DEAR DR. FOX: My 1 1/2-year-old female hound mix that I recently rescued from a local animal shelter has a recurring yeast infection in her right ear.
I took her to the vet twice for this, and he put her on medication. Ear drops are out of the question as she panics when I try to put the drops in. The vet told me the problem could be food allergies.
I can't afford these vet visits -- I am retired and on Social Security. Do you have any suggestions regarding curing this problem? -- J.M.P., Springfield, Mass.
DEAR J.M.P.: I am glad that the veterinarian has raised the possibility that your dog might have an underlying food allergy that could be related to your dog's inflamed ear. Such a condition can be extremely distressing for the dog -- scratching and head-shaking can result in additional traumatic injury, including cauliflower ear (hematoma).
Most likely, there is a mixed infection of bacteria and fungus in the ear canal that calls for appropriate medication. Ear mite infestation must also be addressed. You must get someone to help you restrain the dog for daily ear treatment and check the pet store for a basic rice and lamb hypoallergenic dog food.
Your veterinarian may not be familiar with Zymox, an enzymatic ear medication for dogs, which has helped many dogs with ear inflammation and infection.
DEAR DR. FOX: I recently got a 4-year-old bullmastiff mix from the Humane Society. It's taken him a long time to understand simple commands -- at least that's what I thought until I discovered that he understands Spanish and follows Spanish commands!
Should I continue with Spanish commands or stick with English (which he finally learned after 10 weeks)? I believe he is grieving his Latino family, and he was surprised when he heard me speak Spanish, which my husband does not know at all. -- J.S., Olney, Md.
DEAR J.S.: Dogs learn simple one- or two-word commands, ideally reinforced by hand or arm signals and body gestures. The latter are part of universal nonverbal communication, along with tone of voice.
By association, your dog will soon learn English words when coupled first with the Spanish word and signals that you can subsequently drop if you wish. There is one famous dog who has been trained to recognize more than 2,000 different words for different toys, demonstrating the remarkable word comprehension abilities of some good dogs!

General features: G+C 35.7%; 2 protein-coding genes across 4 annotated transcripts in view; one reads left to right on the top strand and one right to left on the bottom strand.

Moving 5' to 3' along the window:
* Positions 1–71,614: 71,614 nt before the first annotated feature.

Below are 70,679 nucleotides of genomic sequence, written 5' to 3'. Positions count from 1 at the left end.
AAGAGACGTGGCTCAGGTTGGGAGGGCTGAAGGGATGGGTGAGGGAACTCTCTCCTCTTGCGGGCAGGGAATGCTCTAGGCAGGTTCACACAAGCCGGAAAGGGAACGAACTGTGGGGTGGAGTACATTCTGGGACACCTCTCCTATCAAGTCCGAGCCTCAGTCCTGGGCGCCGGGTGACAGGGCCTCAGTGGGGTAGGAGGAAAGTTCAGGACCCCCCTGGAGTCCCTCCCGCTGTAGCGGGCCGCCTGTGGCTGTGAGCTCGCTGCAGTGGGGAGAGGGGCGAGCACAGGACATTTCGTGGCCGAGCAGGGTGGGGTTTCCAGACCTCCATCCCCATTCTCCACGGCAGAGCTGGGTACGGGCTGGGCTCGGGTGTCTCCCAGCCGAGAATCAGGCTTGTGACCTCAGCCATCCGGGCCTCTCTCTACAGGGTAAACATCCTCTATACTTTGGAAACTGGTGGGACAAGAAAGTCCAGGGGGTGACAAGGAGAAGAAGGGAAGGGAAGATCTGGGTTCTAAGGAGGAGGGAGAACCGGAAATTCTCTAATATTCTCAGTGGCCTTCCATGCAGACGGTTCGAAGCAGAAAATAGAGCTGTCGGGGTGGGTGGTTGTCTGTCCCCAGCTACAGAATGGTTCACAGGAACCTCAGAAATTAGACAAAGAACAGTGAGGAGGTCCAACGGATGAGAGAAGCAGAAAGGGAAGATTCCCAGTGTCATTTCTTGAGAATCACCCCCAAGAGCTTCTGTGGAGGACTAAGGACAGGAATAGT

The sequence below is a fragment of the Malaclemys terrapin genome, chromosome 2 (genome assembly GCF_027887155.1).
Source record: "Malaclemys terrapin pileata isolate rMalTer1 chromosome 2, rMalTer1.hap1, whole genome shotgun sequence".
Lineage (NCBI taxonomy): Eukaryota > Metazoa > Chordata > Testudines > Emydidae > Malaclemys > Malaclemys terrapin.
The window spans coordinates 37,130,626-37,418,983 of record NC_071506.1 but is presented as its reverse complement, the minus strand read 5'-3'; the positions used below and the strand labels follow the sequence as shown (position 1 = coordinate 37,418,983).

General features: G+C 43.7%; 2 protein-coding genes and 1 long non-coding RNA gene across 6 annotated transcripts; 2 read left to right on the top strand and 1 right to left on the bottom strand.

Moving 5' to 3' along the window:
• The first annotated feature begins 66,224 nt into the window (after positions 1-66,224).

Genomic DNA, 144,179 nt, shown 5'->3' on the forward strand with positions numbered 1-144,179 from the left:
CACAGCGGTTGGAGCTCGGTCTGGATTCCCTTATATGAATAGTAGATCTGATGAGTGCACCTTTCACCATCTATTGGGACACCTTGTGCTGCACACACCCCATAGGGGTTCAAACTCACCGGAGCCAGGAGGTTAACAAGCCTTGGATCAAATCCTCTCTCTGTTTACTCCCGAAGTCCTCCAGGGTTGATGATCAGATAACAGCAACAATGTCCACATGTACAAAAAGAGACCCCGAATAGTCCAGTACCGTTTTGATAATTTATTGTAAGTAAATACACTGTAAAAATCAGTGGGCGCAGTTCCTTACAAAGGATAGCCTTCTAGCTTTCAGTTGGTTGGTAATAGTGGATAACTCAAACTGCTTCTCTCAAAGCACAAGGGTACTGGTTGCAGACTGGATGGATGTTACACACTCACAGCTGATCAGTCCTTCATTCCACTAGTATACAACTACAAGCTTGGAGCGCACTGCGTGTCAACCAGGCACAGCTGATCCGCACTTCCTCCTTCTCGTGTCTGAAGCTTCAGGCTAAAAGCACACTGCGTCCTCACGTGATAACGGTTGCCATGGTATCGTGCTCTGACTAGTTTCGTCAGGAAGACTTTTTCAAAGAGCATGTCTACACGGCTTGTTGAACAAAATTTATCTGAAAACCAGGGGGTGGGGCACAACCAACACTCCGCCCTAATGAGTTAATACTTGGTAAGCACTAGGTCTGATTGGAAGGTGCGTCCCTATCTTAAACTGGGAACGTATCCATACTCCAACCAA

DEAR DR. FOX: I read about the cat with a persistent cough. Our cat was diagnosed and treated for asthma. I then learned from a cat rescue group about a wonderful product, Dr. Elsey's Precious Cat Litter. I switched our cat to it, and she was cured -- that was 10 years ago. Since then, I have told many people about this product. I wrote to Dr. Elsey, and he was kind enough to send many coupons for the product to the rescue group. We had a cough return just once, when I had to substitute another brand of litter when I couldn't get to the usual store for supply.
This litter made a wonderful difference in our cat's health. -- S.M., Arlington, Va.
DEAR S.M.: I always appreciate hearing from pet owners about the benefits of some products, but I am also wary that this can be a setup by some companies.
I do not believe that this is the case with Elsey's cat litter products, since one of the causes of cat asthma, cystitis and litter box avoidance can be due to the kind of litter in the box.
So keeping in mind that feline asthma can be due to other allergens and from intolerance of certain food ingredients, addressing the kind of litter as a possible cause is an essential part of holistic feline medicine. Many cats enjoy good health once the offending litter -- or box cover -- is removed.
(Send all mail to email@example.com or to Dr. Michael Fox in care of Universal Uclick, 1130 Walnut St., Kansas City, MO 64106. The volume of mail received prohibits personal replies, but questions and comments of general interest will be discussed in future columns.
Visit Dr. Fox's website at DrFoxVet.com.)